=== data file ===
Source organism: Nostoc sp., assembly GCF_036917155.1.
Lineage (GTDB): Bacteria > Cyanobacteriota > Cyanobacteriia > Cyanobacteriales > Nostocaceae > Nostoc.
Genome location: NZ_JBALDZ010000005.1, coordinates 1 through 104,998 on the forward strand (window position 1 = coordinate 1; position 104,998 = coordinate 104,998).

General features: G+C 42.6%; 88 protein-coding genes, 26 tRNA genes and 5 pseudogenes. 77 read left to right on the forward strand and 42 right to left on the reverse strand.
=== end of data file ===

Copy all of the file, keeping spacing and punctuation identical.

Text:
Source organism: Nostoc sp., assembly GCF_036917155.1.
Lineage (GTDB): Bacteria > Cyanobacteriota > Cyanobacteriia > Cyanobacteriales > Nostocaceae > Nostoc.
Genome location: NZ_JBALDZ010000005.1, coordinates 1 through 104,998 on the forward strand (window position 1 = coordinate 1; position 104,998 = coordinate 104,998).

General features: G+C 42.6%; 88 protein-coding genes, 26 tRNA genes and 5 pseudogenes. 77 read left to right on the forward strand and 42 right to left on the reverse strand.